Anyone with a car who lived in areas impacted by super storm Sandy in 2012 will surely remember the freakishly long lines for gas at stations all over the Northeast. To keep those shortages from happening again should the region be hit with another severe storm or hurricane, the federal government is creating a stockpile of gasoline, to the tune of one million barrels (said in Dr. Evil voice because that joke still exists, inexplicably). [More]
Yes, winter happens ever year. But goshdarnit if people aren’t completely fed up with Old Man Winter’s blustery temper this season, which has already seen thousands of flights canceled. Including those canceled over the weekend in preparation for this latest bit of blizzarding, at least 4,500 flights have been ditched and thousands others delayed. [More]
Did you think that you were safe from lightning strikes while you’re indoors, paying for your groceries? Apparently not. A woman standing in line at a Louisiana supermarket was struck by lightning, a baffling event that a meteorologist called “one-in-a-million.” She ended up in the hospital, and business went on as usual in the store. [More]
While the East Coast might be done with Hurricane/Tropical Storm Irene now, many areas are still in the throes of storm season, which lasts from June until October. You’ve seen it on the news, but what would you do if you were stuck in a submerged car during flooding? [More]
There are some things that you really, really don’t want to handle doing yourself. After a tree took out electric and phone lines on his property, A. in Texas is left with the heavy trunk resting on high-tension steel cables that normally go between the poles. An AT&T told A. during a visit to just remove the tree trunk and let the cables go up. A city inspector and a professional lineman separately told A. that doing so might lead to the cables flying up and taking the utility lines out again, and could also injure or kill the person doing the work. [More]
Devastating storms have ripped across the country in the past few weeks, leaving at least 342 dead and entire blocks and houses demolished. As a home appliance retailer, what’s your first thought? That’s right, targeted upsell. Several of our readers have sent in this email they got from Sears which says “Affected by the storm? Sears can help you clean up,” and then displays the wet vacs, chainsaws and generators you can buy. The 10% off Sears water extraction service could come in handy, but the email struck some of our readers as being in poor taste. [More]
The massive snowstorm on the East Coast this weekend has led to canceled and delayed flights–and a lot of aggravation on the part of Delta Air Lines customers. Because the only thing better than waiting for hours on hold to learn your flight’s status or reschedule a flight canceled due to snow is listening to “Let it Snow.” On a loop. [More]
Since we first posted this, Verizon has changed its mind and announced that it will provide service credits to storm victims in Southern Illinois who were without service for most of the month. The credits won’t be automatic; to qualify for them, affected residents must call 800-837-4966 (1-800-VERIZON) to tell the company that they were without service.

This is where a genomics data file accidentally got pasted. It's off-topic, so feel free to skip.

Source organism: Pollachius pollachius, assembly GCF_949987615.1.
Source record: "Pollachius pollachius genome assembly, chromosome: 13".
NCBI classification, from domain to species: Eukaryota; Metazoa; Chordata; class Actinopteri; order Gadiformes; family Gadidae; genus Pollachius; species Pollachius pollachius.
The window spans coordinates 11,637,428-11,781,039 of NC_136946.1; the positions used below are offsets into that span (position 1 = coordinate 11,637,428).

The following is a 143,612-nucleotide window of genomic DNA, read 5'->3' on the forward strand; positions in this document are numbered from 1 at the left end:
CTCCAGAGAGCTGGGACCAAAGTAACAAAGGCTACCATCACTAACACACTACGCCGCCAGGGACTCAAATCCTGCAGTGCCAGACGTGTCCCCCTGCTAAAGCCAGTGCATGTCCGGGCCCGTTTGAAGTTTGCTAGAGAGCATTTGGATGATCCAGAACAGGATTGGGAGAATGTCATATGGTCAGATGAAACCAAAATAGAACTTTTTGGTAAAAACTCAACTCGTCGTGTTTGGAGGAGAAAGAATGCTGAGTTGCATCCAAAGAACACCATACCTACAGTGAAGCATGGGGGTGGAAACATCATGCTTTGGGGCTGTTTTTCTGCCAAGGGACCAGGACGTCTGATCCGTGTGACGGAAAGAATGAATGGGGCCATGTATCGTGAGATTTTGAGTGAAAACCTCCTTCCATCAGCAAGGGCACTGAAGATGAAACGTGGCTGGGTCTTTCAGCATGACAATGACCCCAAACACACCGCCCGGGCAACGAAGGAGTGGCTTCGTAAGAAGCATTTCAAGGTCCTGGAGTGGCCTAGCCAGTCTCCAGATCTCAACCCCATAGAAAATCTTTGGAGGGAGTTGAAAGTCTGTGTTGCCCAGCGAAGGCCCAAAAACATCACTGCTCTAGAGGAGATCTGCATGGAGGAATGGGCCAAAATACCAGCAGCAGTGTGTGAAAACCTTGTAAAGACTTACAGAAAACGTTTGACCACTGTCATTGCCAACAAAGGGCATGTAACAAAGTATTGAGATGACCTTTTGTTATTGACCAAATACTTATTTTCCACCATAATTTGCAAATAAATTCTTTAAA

Unsafe road conditions in Seattle brought Greyhound’s fleet to a standstill on Sunday, which apparently is why they abandoned riders outside in 25 degree weather last night.
When storms force your cruise to skip ports of call, don’t sit idly in your cabin watching the whitecaps break menacingly against the ship. Go find your fellow passengers and stage a mutiny! At least that is what passengers onboard the Sapphire Princess did when two typhoons kept the ship from planned port calls in Vietnam, Japan, and Taiwan.
At one point, with passengers assembled in the ship’s theater, she said, “the attorney jumped up and grabbed the microphone away from the assistant cruise director and said: ‘We’re taking over the stage! We have a petition!'”
When a storm forced American Airlines to divert 130 planes from Dallas-Fort Worth last year, the airline tracked the diverted planes not with an advanced computer system, but with a legal pad.
Lacking any automated system for keeping track of all those diverted planes, Mr. Dillman and his colleagues furiously scribbled down details of where they had gone, how long they had sat there, and whether pilots had enough time left on their daily work limits to keep flying when the weather cleared.
Thinking of flying today? You may want to think again. United is offering travel waivers for those of you flying in or out of the following states: Colorado; Connecticut; Illinois; Indiana; Massachusetts; Maryland; Michigan; Missouri; New Jersey; New York; Ohio; Pennsylvania; Rhode Island; Virginia; Washington, D.C.; and Wisconsin.
CBS2 Chicago is reporting that American and United, O’Hare’s biggest carriers, are urging people to rebook flights in and out of Chicago. “Because of the weather both American and United are allowing passengers to rebook their flights without penalty, and some have already taken advantage of that.